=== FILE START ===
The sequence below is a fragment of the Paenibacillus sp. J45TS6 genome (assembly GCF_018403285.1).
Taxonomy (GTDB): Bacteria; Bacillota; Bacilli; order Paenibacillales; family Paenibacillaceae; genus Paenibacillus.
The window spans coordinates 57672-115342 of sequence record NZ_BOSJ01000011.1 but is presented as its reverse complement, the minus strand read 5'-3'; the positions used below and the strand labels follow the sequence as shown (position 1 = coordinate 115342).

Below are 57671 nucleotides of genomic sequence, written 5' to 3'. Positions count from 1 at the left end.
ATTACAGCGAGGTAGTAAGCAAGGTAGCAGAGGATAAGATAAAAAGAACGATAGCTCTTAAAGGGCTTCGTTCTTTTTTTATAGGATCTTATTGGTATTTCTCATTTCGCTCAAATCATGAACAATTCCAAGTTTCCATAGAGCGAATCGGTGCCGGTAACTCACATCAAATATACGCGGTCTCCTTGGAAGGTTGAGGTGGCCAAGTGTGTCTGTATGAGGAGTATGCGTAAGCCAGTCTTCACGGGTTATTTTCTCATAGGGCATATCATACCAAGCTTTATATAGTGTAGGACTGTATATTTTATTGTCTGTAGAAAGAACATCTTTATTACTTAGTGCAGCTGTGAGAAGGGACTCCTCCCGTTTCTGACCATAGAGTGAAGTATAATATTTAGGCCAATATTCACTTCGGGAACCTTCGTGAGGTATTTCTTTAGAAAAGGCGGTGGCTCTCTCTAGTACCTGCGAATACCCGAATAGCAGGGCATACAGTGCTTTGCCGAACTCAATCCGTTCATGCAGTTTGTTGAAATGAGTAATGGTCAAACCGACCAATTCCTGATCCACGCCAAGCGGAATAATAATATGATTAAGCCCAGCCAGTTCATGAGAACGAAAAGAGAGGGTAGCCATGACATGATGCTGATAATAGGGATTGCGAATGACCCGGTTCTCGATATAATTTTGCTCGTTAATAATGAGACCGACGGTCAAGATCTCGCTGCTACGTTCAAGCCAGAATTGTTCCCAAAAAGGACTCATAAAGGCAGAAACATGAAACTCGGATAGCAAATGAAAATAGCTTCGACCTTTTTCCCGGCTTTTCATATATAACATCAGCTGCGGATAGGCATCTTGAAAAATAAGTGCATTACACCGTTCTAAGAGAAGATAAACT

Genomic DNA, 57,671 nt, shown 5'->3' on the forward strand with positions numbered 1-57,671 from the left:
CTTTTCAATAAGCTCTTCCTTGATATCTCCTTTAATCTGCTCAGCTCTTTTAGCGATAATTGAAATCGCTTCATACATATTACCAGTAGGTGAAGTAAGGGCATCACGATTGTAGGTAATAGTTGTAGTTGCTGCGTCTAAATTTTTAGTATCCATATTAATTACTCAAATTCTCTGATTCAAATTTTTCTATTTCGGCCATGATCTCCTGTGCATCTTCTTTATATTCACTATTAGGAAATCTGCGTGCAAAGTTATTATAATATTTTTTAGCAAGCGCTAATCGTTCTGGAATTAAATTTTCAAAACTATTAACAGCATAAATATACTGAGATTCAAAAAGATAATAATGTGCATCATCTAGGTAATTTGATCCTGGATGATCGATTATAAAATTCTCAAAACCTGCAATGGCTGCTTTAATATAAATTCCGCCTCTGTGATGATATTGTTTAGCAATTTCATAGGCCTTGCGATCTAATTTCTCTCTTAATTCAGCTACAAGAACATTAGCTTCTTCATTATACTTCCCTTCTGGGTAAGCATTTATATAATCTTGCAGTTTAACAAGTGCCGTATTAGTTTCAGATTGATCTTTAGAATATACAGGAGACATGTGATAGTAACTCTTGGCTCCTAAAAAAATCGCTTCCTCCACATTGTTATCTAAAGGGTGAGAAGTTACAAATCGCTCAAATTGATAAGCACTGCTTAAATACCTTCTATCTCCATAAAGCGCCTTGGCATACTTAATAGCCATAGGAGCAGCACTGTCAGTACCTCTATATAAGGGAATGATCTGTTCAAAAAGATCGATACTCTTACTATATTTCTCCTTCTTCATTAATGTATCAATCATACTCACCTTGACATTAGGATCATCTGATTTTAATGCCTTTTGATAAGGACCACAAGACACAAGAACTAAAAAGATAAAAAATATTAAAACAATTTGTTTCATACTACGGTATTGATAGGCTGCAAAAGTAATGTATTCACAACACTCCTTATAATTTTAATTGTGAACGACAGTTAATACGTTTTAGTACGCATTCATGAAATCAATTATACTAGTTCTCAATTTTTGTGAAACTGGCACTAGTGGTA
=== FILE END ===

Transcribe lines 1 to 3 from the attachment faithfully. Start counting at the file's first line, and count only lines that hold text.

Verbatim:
The sequence below is a fragment of the Paenibacillus sp. J45TS6 genome (assembly GCF_018403285.1).
Taxonomy (GTDB): Bacteria; Bacillota; Bacilli; order Paenibacillales; family Paenibacillaceae; genus Paenibacillus.
The window spans coordinates 57672-115342 of sequence record NZ_BOSJ01000011.1 but is presented as its reverse complement, the minus strand read 5'-3'; the positions used below and the strand labels follow the sequence as shown (position 1 = coordinate 115342).